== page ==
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Sex discrimination win after miscarriages

Linzi Close worked at Belfast Audi Limited and was responsible for paperwork involved with the sales of cars. In January 2010 she had her first miscarriage when she was 10 weeks pregnant. Her doctor told her to take three weeks sick leave, but she only took one. On her return to work, she reported that her office manager questioned whether the miscarriage had been genuine, or whether she had just wanted time off. Ms Close also described how her manager had tried to give her advice about diet and exercise. She complained at the time but did not lodge a formal grievance.
Fifteen months later, in April 2011, Ms Close had a second miscarriage and again took a week’s sick leave. Once again, she says that on her return to work, her office manager made comments about her weight and suggested she eat more healthily. In an appraisal meeting shortly afterwards, questions of timekeeping and attendance were raised; Ms Close denied the manager’s claims that he had raised concerns about her performance.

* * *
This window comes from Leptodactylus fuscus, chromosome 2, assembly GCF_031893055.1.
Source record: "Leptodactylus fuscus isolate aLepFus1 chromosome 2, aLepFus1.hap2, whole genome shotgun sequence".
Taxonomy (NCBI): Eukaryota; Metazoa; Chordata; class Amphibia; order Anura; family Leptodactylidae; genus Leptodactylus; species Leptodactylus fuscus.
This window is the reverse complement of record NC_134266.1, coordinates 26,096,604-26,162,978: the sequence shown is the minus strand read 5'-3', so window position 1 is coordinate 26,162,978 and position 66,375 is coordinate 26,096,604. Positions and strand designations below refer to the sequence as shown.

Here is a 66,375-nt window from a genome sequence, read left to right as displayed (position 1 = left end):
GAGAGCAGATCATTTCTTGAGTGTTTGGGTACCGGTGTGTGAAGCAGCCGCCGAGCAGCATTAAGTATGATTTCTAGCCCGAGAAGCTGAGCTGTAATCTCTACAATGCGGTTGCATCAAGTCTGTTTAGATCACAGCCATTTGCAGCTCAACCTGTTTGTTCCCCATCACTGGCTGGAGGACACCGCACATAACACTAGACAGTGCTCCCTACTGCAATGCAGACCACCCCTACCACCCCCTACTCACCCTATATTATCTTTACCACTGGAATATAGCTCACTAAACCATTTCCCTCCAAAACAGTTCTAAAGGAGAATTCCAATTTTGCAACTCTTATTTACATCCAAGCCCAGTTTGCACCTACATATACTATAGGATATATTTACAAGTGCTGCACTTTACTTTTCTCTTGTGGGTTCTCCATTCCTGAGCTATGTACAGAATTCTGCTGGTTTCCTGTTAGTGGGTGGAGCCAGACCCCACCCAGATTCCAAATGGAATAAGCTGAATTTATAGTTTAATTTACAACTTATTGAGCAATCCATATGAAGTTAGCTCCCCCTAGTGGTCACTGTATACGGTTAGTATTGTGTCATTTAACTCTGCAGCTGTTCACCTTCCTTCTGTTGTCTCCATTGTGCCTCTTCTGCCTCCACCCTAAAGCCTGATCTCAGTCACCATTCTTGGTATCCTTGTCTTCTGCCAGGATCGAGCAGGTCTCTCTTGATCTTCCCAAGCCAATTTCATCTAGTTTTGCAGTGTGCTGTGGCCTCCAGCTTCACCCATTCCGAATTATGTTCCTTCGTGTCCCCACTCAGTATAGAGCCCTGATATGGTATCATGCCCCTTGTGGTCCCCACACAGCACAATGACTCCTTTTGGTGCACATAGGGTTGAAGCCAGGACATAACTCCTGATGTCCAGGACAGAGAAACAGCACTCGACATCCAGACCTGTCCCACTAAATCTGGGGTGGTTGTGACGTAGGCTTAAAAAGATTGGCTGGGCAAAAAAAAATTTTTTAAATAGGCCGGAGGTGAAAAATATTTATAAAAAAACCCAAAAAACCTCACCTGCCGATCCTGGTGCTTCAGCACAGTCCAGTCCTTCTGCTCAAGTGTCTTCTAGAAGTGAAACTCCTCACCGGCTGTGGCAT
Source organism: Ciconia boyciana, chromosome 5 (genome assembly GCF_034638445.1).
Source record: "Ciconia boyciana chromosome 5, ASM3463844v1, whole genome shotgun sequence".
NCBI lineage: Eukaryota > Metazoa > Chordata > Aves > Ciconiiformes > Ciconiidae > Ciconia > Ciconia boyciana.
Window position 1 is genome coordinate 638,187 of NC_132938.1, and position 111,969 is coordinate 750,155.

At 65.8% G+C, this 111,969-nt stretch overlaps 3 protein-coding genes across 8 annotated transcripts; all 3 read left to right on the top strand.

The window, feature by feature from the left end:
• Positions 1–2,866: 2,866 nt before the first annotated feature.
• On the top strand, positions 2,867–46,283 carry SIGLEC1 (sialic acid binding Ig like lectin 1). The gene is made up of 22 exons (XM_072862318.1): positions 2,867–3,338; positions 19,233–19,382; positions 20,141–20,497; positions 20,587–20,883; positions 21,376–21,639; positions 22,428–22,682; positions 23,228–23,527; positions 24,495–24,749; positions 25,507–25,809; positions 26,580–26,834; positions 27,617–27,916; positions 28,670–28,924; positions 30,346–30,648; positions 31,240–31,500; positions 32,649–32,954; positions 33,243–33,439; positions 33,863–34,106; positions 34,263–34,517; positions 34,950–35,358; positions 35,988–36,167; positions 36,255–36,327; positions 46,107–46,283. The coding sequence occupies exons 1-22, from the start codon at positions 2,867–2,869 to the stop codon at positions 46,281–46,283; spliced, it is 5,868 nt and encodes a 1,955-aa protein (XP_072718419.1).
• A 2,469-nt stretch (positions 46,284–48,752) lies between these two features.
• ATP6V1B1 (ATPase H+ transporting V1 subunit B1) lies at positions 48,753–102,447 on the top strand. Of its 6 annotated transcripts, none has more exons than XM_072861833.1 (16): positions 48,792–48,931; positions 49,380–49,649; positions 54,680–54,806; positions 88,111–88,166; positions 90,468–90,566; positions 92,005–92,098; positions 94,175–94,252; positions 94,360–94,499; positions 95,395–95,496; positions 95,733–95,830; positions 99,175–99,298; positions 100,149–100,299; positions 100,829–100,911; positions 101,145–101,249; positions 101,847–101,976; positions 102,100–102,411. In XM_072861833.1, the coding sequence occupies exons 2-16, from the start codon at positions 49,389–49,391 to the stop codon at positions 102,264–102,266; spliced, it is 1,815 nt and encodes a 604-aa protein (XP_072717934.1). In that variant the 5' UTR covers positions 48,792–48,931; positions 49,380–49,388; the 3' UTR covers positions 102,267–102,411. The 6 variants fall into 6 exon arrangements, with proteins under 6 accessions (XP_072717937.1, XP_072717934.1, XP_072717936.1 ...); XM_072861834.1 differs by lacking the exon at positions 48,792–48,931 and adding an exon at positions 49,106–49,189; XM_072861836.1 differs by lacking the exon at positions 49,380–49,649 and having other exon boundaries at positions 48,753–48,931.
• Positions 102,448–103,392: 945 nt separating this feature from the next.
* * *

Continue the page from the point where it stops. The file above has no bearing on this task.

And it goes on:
Ms Close discovered she was pregnant again in June 2011, just before her wedding and annual leave. She was unable to return to work until September, due to pregnancy-related illness.
The company decided to terminate her employment when it found some incomplete paperwork to do with car sales. Ms Close claims that the paperwork had not been filled out properly by sales staff. However, the company never investigated the salesmen involved. The employment tribunal found that this amounted to unlawful discrimination against Ms Close, since they were “predisposed to terminate her employment” on discovering the incomplete paperwork, without properly establishing the facts of the matter.
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